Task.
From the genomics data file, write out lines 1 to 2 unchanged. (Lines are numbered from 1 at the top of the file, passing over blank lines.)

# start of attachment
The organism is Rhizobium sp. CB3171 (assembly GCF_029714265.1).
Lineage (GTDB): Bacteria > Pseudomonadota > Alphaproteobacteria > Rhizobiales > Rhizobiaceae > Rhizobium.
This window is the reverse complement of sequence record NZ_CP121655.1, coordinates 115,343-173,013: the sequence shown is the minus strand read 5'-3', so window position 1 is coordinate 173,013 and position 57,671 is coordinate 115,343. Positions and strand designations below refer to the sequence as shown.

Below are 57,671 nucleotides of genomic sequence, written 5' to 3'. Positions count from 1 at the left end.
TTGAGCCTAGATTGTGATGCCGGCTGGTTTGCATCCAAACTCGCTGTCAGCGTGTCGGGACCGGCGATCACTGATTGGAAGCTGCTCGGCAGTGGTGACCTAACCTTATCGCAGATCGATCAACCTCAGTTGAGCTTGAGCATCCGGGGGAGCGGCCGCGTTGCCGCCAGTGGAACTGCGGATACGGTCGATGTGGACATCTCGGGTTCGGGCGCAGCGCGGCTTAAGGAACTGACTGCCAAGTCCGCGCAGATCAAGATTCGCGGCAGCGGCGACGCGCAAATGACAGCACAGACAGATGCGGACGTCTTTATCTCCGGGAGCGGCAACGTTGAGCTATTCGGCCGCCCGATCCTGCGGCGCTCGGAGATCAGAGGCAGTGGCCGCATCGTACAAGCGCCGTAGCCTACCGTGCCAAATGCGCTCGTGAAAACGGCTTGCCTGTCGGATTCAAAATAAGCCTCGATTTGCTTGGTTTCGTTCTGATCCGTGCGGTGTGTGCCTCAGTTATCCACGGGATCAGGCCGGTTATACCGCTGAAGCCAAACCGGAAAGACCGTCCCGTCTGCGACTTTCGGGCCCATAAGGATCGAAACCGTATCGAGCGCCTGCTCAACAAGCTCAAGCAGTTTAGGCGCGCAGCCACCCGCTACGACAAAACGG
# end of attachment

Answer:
The organism is Rhizobium sp. CB3171 (assembly GCF_029714265.1).
Lineage (GTDB): Bacteria > Pseudomonadota > Alphaproteobacteria > Rhizobiales > Rhizobiaceae > Rhizobium.